As a citizen with a limited understanding and an even smaller exposure to active duty soldiers, veterans, war, and service, the effects of military life have always intrigued me. For years, my understanding of war and the military was based largely on news and entertainment rather than real-life experiences. Along the way, I’ve wondered what it looks like, behind the scenes, for those who make such a monstrous sacrifice for our country.
Heroes of the Long Road Home gave me a chance to really see what men and women who serve our country experience and what the impact that experience holds for their lives after war. This documentary follows journalist Martha Raddatz, author of the book “The Long Road Home,” as she maintains and navigates her relationships with the Black Sunday soldiers in the years following that devastating event.
I first learned of these soldiers and their families in the drama miniseries, The Long Road Home, which was adapted from Raddatz’s book. But the stories and events of Black Sunday and its soldiers stayed on my heart for a long time. And I wondered those same questions I had always wondered: How did the families move on? Were the survivors able to return to life as they knew it before their deployment? How did they cope with loss?
Heroes of the Long Road Home features footage ranging from 2004 to 2017, drawing special attention to the lives of Staff Sgt. Robert Miltenberger, Sgt. Eric Bourquin, Lt. Shane Aguero, and Col. Gary Volesky to show how each one carries with them scars of Black Sunday and the aftermath of those events.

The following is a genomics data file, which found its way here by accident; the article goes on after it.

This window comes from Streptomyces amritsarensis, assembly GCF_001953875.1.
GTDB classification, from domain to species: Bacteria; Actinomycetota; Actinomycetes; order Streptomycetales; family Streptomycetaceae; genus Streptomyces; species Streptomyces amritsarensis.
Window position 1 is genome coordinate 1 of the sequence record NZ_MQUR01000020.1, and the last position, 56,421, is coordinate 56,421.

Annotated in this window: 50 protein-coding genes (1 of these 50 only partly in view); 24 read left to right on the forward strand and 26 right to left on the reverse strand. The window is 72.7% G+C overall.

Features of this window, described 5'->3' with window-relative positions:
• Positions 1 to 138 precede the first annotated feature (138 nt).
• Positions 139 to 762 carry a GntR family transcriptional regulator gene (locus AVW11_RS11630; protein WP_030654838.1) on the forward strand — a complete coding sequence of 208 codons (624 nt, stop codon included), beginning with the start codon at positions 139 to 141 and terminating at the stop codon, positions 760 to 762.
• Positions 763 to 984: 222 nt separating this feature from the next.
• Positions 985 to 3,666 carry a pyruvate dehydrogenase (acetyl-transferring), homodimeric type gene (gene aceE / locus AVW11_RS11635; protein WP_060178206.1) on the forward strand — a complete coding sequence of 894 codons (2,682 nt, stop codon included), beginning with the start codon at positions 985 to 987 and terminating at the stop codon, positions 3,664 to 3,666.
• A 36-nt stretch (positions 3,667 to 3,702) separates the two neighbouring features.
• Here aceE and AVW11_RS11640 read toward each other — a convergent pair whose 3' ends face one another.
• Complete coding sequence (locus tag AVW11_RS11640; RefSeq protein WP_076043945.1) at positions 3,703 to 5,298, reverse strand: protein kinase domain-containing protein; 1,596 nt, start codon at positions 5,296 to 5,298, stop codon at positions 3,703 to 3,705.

Throughout the documentary, Raddatz draws special attention to Robert Miltenberger’s story. While most of the men had found some method of coping, Miltenberger seemed to get more lost in his canyon of guilt over a lie he told a soldier on Black Sunday to keep him from going into shock. He cries when he remembers the paralyzed soldier, screaming that he was paralyzed after being shot. Miltenberger told the young soldier he couldn’t feel anything because the others were all laying on him. “But nobody was laying on him,” Miltenberger says.
Raddatz takes us along as Miltenberger wrestles with his guilt, finds the courage to get help, and reunites with the paralyzed soldier. Toward the end of the documentary, Raddatz joins Miltenberger on the porch of his new home to grill burgers and when she encourages him that he’s doing better, he agrees.
For the soldiers of Black Sunday, coming home was really just the first step of the long road home. Perhaps that road home never really ends, and maybe that’s okay.
I walked away from Heroes of the Long Road Home full of compassion and pride not only for the soldiers of Black Sunday, but for every man and woman that has ever served and will serve, and for their families, the brave ones who live in uncertainty, wondering if their own soldiers will one day make the long road home.